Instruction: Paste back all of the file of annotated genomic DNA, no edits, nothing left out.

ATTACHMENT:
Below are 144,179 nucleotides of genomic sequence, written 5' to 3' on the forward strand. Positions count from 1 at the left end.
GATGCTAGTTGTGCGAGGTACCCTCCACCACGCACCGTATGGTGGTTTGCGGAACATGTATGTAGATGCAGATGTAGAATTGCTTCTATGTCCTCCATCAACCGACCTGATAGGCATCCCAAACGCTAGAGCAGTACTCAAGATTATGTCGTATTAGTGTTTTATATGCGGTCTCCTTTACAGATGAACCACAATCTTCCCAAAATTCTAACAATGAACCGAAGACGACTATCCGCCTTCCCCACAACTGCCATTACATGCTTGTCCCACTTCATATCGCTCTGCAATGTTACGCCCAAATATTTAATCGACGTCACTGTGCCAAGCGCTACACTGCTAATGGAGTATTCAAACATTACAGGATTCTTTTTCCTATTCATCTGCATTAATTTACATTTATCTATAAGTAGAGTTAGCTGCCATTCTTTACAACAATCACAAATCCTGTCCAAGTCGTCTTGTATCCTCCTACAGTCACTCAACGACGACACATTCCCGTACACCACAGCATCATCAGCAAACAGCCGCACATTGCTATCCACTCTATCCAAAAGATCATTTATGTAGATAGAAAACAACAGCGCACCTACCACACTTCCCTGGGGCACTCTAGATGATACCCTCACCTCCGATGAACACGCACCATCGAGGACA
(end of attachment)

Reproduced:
Below are 144,179 nucleotides of genomic sequence, written 5' to 3' on the forward strand. Positions count from 1 at the left end.
GATGCTAGTTGTGCGAGGTACCCTCCACCACGCACCGTATGGTGGTTTGCGGAACATGTATGTAGATGCAGATGTAGAATTGCTTCTATGTCCTCCATCAACCGACCTGATAGGCATCCCAAACGCTAGAGCAGTACTCAAGATTATGTCGTATTAGTGTTTTATATGCGGTCTCCTTTACAGATGAACCACAATCTTCCCAAAATTCTAACAATGAACCGAAGACGACTATCCGCCTTCCCCACAACTGCCATTACATGCTTGTCCCACTTCATATCGCTCTGCAATGTTACGCCCAAATATTTAATCGACGTCACTGTGCCAAGCGCTACACTGCTAATGGAGTATTCAAACATTACAGGATTCTTTTTCCTATTCATCTGCATTAATTTACATTTATCTATAAGTAGAGTTAGCTGCCATTCTTTACAACAATCACAAATCCTGTCCAAGTCGTCTTGTATCCTCCTACAGTCACTCAACGACGACACATTCCCGTACACCACAGCATCATCAGCAAACAGCCGCACATTGCTATCCACTCTATCCAAAAGATCATTTATGTAGATAGAAAACAACAGCGCACCTACCACACTTCCCTGGGGCACTCTAGATGATACCCTCACCTCCGATGAACACGCACCATCGAGGACA